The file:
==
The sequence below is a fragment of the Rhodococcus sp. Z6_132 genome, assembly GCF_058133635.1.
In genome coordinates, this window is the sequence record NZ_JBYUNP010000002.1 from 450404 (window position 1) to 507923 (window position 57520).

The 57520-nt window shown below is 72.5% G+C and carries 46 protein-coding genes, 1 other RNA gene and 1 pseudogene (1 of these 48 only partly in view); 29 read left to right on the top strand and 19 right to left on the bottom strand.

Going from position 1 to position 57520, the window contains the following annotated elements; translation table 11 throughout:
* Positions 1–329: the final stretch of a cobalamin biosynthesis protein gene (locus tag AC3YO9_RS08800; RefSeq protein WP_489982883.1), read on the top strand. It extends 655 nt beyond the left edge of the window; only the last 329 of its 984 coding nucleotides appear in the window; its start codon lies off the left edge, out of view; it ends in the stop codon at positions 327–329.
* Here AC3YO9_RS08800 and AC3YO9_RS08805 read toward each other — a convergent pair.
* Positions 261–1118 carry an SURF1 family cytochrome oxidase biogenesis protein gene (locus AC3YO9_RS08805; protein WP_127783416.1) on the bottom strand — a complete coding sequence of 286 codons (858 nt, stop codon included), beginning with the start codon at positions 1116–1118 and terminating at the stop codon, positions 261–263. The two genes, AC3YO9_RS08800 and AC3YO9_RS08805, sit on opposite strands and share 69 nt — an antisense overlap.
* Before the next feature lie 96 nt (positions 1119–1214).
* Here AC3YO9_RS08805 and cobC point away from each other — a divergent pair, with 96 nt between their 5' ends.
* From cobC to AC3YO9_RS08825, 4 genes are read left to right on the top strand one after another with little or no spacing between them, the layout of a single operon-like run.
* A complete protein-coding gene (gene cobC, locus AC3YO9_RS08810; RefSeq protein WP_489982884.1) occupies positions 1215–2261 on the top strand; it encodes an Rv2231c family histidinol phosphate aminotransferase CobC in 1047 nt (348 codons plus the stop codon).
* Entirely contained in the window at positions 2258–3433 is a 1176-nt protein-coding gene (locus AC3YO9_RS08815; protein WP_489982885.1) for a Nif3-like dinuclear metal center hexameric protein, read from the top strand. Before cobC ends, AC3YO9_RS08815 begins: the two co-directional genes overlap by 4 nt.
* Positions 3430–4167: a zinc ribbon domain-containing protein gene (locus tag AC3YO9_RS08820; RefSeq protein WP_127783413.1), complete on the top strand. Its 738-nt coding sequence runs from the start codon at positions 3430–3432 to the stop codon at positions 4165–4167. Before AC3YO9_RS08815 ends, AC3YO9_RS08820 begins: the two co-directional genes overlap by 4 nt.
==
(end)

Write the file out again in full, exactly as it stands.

The sequence below is a fragment of the Rhodococcus sp. Z6_132 genome, assembly GCF_058133635.1.
In genome coordinates, this window is the sequence record NZ_JBYUNP010000002.1 from 450404 (window position 1) to 507923 (window position 57520).

The 57520-nt window shown below is 72.5% G+C and carries 46 protein-coding genes, 1 other RNA gene and 1 pseudogene (1 of these 48 only partly in view); 29 read left to right on the top strand and 19 right to left on the bottom strand.

Going from position 1 to position 57520, the window contains the following annotated elements; translation table 11 throughout:
* Positions 1–329: the final stretch of a cobalamin biosynthesis protein gene (locus tag AC3YO9_RS08800; RefSeq protein WP_489982883.1), read on the top strand. It extends 655 nt beyond the left edge of the window; only the last 329 of its 984 coding nucleotides appear in the window; its start codon lies off the left edge, out of view; it ends in the stop codon at positions 327–329.
* Here AC3YO9_RS08800 and AC3YO9_RS08805 read toward each other — a convergent pair.
* Positions 261–1118 carry an SURF1 family cytochrome oxidase biogenesis protein gene (locus AC3YO9_RS08805; protein WP_127783416.1) on the bottom strand — a complete coding sequence of 286 codons (858 nt, stop codon included), beginning with the start codon at positions 1116–1118 and terminating at the stop codon, positions 261–263. The two genes, AC3YO9_RS08800 and AC3YO9_RS08805, sit on opposite strands and share 69 nt — an antisense overlap.
* Before the next feature lie 96 nt (positions 1119–1214).
* Here AC3YO9_RS08805 and cobC point away from each other — a divergent pair, with 96 nt between their 5' ends.
* From cobC to AC3YO9_RS08825, 4 genes are read left to right on the top strand one after another with little or no spacing between them, the layout of a single operon-like run.
* A complete protein-coding gene (gene cobC, locus AC3YO9_RS08810; RefSeq protein WP_489982884.1) occupies positions 1215–2261 on the top strand; it encodes an Rv2231c family histidinol phosphate aminotransferase CobC in 1047 nt (348 codons plus the stop codon).
* Entirely contained in the window at positions 2258–3433 is a 1176-nt protein-coding gene (locus AC3YO9_RS08815; protein WP_489982885.1) for a Nif3-like dinuclear metal center hexameric protein, read from the top strand. Before cobC ends, AC3YO9_RS08815 begins: the two co-directional genes overlap by 4 nt.
* Positions 3430–4167: a zinc ribbon domain-containing protein gene (locus tag AC3YO9_RS08820; RefSeq protein WP_127783413.1), complete on the top strand. Its 738-nt coding sequence runs from the start codon at positions 3430–3432 to the stop codon at positions 4165–4167. Before AC3YO9_RS08815 ends, AC3YO9_RS08820 begins: the two co-directional genes overlap by 4 nt.